Last week, I started a series on how to write the dreaded synopsis. Today, we’re going to look at both acceptable styles of synopses.
Story Synopsis: Use this style to entertain and hook the reader into wanting to read the whole book. Think of this as another sample of your writing. Include the story arc as well as major character arcs. Watch your pacing. Include highs and lows, as well as build up, just like in your novel. Make this a mini-version of your story, using the same voice. Make sure to keep your genre in mind. If your story is humorous, your synopsis should be. If your story is suspenseful, you need to translate that into your synopsis for this style.
Summary Synopsis: Use this style to report what happens rather than entertain. Only show the facts. What happens? How? Why? How is the conflict resolved? The focus isn’t on how you write and isn’t to showcase yourself as a writer. You’re selling the story. Period. Some people compare this style to a book report or—gasp—a police report. Yeah, that dry.
What Do These Styles Have in Common?
Neither style is looking for a play-by-play. Keep the unimportant details to yourself. Not easy, I know. Think of it this way, if you watched a really great movie on TV and wanted to tell your friend about it, would you tell her every little thing? No. Why not? Because she’d either fall asleep or walk away from you. Nobody wants to hear anyone go into too much detail. Always ask yourself if there’s a more precise way of saying something.
For example: Jake is at the jewelry store, buying something for Kia, when two thugs come in to rob the place. He looks at the thieves to see if they’re watching him. Both are too busy grabbing the loot. Jake slowly reaches into his pocket, grabs his gun, and turns on the robbers. A gun fight ensues. One robber is shot in the shoulder. The store owner and another customer pin him down. The other thief takes off, but Jake is in pursuit. He catches up with the guy. They fight, and the thief ends up with his hands behind his back as Jake arrests him. Then, Jake goes back into the store to handcuff the other robber.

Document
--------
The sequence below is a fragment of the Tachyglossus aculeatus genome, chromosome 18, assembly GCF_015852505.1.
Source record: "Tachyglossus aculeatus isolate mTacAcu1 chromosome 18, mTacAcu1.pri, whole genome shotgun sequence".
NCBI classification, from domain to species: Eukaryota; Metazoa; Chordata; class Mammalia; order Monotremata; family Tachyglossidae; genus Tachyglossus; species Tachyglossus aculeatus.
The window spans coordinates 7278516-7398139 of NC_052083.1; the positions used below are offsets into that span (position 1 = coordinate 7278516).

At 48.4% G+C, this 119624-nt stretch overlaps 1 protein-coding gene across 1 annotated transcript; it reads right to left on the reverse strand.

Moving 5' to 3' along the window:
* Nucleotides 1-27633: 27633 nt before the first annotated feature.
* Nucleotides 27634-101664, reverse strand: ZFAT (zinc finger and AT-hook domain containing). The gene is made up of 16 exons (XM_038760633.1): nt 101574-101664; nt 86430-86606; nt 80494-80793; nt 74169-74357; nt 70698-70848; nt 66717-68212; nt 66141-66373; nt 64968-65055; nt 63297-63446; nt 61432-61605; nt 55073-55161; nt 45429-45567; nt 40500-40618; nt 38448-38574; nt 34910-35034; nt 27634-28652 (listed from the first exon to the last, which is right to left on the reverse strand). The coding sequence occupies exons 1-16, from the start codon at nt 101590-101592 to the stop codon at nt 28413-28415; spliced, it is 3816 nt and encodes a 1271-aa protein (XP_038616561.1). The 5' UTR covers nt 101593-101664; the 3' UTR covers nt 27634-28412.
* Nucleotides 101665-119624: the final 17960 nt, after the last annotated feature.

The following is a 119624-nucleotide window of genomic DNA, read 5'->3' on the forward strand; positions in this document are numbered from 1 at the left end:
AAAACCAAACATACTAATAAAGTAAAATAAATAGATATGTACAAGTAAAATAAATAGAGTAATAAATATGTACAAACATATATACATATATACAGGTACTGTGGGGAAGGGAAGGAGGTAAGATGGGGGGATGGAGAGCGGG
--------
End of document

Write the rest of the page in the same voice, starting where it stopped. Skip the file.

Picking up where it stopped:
Okay, not the best example, but you get the point. This is the kind of thing some writers believe should be in the summary. Not so. While we obviously need to see all that and more in the story, this can easily be summed up by removing the extra details.
For example: The jewelry store is robbed while Jake is present. In no time, he has both thieves in handcuffs, and… (then you’d go into the next plot point). The exception is if this particular scene is the black moment and resolution for the whole story. Then, you’ll want to show more.
Both styles should cover: main characters, major events, goals, motivations, conflicts, the black moment, and the resolution. You MUST reveal the ending. This isn’t the time to tease the agent or editor by telling her she’ll have to read the book to find out how it ends. She needs to see that you can end a story well, not all writers can.
For character-driven stories, you’ll want to focus more on character growth, and for plot-driven stories, it’s all about the plot. Both styles require simple setting details. This means, we need to know the time (era) and place. Don’t go into details. Don’t describe the setting. If the story takes place in this day and age, there’s no need to mention it. However, if the story is a historical romance, you’ll need to ground us. If the story occurs in Orlando, Florida, that’s all you need to say. No description. I mean it.
For either style, it’s important to stick to the MAJOR events and characters. Don’t tell us how Danny got from his house to Linda’s, or that he had to stop at the liquor store to pick up wine first. CUT. TO. THE. CHASE. Got it?
Next week, we’ll look at the dos and don’ts of synopsis writing.
Which synopsis style do you prefer writing? Which do you like to read?